Wednesday, July 20, 2016

Advances in social media, live streaming are changing the way conventions are being covered

Advances in social media are changing the way the Republican and Democratic National Conventions are being covered. "In 2012, live video coverage was almost exclusively the domain of news organizations," Shelley Hepworth reports for Columbia Journalism Review. "Now social platforms have set their sights on live streaming, and the 2016 conventions are shaping up to become a frenzied microcosm of the next era of live event coverage."

"Facebook users are watching more than 8 billion videos a day on the service, according to numbers released in November," Hepworth writes. "Snapchat surpassed that figure with a reported 10 billion daily video views in April. YouTube claims to reach more 18- to 49-year-olds than any cable network in the US. Having conquered video, social platforms are partnering up with news organizations to deliver live streams from the conventions directly to users’ social feeds." Crystal Patterson, Facebook’s head of government and politics outreach, told Politico, “This is the most engaged we’ve been at the convention, and it’s highly correlated to the fact (that) we have a lot of tools to offer.”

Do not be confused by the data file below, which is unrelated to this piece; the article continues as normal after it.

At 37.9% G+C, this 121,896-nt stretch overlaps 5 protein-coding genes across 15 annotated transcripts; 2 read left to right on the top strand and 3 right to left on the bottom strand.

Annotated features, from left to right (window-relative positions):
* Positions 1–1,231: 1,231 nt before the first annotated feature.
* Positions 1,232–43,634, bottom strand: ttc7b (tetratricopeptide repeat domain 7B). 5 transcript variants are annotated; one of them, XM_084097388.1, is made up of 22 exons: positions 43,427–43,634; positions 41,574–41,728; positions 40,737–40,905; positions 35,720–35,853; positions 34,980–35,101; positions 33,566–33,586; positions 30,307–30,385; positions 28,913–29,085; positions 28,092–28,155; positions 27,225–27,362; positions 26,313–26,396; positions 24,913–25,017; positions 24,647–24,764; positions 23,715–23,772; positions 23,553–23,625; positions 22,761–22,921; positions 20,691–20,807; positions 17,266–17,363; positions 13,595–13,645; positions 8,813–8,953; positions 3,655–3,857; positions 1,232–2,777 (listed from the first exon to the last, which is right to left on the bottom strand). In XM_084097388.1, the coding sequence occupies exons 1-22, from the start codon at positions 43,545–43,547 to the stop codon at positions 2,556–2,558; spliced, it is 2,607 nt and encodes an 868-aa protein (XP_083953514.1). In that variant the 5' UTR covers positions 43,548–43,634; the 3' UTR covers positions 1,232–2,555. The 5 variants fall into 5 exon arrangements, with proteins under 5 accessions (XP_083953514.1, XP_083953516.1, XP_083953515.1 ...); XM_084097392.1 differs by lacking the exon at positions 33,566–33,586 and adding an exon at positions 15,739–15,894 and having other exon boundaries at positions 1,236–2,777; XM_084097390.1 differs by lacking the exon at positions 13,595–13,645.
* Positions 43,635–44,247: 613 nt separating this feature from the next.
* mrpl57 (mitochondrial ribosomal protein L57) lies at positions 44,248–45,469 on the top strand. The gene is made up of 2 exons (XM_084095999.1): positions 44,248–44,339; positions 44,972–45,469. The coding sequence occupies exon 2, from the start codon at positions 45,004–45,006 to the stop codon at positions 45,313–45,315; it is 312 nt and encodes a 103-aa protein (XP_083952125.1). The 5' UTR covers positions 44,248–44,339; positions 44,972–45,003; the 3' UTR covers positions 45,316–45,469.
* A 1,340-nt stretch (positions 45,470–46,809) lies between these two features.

Hepworth writes, "The advent of live social streaming comes at a time when TV audiences are shrinking. Until now, live event coverage on TV has been relatively immune to digital encroachment, but new tools mean networks can now expect to be challenged on that front, too, with some commentators suggesting they could spell the demise of cable news."

"The upside of live streaming is the amount of choice available to viewers, who can watch the conventions in the formats they prefer," she writes. "The downside is the potential for audience fragmentation, which could adversely impact advertising revenue." (Read more)

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